*"Pull": Verb. 1. To seduce a desirable person. As in: "Get yer coat luv, you've pulled."

Wednesday, 11 June 2003

what to do with all that stuff you impulsively bought on amazon and never read

This is for UK people only - sorry, non-Brit friends.

Green Metropolis is a site that allows you to sell your books online. It's all very clever, really. You enter in the book's ISBN number, put it up for sale, and they give you 3 quid for each book sold (you have to post the books to the buyers yourself, but the buyer pays for the postage). They sell the books for 3.75, and 5p from each sale goes to The Woodland Trust's Plant a Tree scheme. Now how cool is that? I am definitely going to list a bunch of books here. Even though I purged my massive book collection before I moved to the UK, I have amassed another kajillion books in the past 2 1/2 years. Do I want to move them all when we move house? Nooooooo. I think this is a fab solution, and a great idea if you just want to unload paperbacks ('cos 3 pounds isn't really that great if you're selling the 20 volume Oxford English Dictionary set).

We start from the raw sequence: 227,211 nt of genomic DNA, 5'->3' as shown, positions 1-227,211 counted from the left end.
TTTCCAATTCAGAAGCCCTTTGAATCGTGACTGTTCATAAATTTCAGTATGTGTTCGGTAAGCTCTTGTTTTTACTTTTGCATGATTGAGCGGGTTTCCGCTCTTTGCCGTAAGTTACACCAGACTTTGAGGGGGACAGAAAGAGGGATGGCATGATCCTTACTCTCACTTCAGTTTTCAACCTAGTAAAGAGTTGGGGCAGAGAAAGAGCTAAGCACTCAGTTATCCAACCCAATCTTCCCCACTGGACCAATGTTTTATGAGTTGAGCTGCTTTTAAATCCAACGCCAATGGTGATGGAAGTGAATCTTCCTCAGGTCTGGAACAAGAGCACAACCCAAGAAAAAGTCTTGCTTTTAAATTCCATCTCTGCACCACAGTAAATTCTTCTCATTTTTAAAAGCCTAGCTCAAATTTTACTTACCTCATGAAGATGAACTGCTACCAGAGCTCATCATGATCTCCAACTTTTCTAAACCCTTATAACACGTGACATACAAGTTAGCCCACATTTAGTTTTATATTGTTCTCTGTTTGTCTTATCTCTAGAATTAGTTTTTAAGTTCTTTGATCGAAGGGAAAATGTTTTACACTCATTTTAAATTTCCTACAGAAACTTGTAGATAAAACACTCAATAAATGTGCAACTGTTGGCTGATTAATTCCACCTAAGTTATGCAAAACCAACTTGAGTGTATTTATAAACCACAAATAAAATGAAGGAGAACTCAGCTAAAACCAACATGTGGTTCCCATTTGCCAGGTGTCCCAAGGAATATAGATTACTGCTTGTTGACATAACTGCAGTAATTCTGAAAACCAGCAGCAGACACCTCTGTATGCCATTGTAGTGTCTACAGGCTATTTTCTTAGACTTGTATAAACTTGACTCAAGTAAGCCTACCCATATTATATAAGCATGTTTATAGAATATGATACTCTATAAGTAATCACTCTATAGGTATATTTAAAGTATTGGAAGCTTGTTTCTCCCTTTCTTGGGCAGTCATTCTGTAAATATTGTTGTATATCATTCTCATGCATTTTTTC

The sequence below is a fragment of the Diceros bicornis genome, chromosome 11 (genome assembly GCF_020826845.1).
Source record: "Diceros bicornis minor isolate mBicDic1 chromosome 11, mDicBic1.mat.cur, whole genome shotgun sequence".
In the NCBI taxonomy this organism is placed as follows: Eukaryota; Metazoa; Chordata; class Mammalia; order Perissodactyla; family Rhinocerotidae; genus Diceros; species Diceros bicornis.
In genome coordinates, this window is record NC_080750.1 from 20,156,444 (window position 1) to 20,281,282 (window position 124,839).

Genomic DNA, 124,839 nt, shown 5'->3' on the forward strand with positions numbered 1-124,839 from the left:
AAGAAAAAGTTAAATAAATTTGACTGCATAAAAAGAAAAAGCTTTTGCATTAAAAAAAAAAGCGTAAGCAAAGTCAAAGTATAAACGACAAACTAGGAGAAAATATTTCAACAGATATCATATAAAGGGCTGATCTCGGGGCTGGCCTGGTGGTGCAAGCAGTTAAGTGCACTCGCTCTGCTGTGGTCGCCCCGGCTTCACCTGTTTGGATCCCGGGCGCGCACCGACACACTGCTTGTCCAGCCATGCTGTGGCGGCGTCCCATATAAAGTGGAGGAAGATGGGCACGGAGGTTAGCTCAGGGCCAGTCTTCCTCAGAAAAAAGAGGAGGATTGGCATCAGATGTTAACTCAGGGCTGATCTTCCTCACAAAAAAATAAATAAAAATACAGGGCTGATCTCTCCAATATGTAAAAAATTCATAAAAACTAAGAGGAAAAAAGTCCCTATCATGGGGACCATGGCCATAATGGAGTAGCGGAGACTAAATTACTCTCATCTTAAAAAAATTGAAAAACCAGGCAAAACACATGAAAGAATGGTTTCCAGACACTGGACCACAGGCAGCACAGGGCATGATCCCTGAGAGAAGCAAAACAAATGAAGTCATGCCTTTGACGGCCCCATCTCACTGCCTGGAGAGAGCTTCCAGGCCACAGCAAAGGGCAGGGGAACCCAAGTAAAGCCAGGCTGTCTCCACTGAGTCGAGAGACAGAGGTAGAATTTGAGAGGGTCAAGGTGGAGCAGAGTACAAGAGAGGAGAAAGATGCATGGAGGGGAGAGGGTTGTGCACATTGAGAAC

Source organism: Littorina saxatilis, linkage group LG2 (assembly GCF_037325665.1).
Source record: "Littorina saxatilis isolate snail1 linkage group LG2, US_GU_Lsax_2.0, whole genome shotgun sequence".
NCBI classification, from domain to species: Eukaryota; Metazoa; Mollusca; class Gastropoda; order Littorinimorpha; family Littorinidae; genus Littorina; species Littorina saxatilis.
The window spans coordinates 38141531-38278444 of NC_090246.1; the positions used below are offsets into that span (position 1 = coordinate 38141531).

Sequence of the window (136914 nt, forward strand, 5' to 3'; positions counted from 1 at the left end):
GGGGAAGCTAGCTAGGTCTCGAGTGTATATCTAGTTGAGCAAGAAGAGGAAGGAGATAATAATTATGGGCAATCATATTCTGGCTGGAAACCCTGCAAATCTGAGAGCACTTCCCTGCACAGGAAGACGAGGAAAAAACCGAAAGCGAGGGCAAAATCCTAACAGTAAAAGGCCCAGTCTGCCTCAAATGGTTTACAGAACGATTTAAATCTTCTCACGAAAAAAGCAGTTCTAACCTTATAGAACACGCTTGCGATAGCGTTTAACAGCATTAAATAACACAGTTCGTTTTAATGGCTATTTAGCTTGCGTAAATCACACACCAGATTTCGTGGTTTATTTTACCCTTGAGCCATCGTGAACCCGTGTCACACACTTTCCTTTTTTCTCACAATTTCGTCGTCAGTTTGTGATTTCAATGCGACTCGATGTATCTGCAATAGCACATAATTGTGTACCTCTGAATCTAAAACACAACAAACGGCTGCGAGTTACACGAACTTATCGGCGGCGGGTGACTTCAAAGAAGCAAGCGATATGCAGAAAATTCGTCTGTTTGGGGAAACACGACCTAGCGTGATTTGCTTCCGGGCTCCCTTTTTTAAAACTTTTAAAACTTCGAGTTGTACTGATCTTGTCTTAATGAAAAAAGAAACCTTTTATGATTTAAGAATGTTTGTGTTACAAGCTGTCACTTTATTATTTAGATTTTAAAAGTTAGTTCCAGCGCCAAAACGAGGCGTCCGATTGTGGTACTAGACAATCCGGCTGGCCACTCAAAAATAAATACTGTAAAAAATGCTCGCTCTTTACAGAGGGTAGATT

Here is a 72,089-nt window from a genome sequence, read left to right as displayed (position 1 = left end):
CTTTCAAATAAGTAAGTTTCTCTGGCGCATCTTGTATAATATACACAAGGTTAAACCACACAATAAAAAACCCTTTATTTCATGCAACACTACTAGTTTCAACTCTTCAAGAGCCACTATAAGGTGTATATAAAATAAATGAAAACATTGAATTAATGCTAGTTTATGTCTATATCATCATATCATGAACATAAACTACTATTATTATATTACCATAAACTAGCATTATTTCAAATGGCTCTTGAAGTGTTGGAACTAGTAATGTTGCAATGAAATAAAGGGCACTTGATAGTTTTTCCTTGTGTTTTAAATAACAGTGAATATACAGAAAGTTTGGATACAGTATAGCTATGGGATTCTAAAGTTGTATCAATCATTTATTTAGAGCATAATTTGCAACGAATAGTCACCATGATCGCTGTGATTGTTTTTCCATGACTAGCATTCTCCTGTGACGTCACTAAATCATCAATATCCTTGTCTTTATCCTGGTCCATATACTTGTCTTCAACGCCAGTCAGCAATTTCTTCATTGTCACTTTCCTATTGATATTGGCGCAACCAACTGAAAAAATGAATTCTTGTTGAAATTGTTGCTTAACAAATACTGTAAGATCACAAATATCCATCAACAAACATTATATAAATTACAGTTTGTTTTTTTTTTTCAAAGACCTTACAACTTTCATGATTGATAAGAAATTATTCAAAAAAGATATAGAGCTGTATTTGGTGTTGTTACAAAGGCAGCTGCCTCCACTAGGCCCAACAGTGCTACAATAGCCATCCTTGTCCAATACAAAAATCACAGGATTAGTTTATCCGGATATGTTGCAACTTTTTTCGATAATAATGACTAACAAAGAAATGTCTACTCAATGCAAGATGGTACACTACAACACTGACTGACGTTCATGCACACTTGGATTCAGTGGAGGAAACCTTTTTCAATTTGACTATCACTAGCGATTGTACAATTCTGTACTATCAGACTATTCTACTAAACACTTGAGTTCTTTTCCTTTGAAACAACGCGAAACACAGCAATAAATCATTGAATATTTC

Of course after we move, I'll probably come back to the site to buy a bunch of books. 3.75 for some of these books is a great price! What? Oh shush.
i am so easily amused

I will never tire of reading my search referrer logs. I love the search strings that lead to this web site, and they never cease to make me giggle. This month's gems:

  • periodically feeling insane (yes, I know the feeling)

  • pictures of britney spears baked (either that's a typo for "naked", or people are getting weirder by the minute)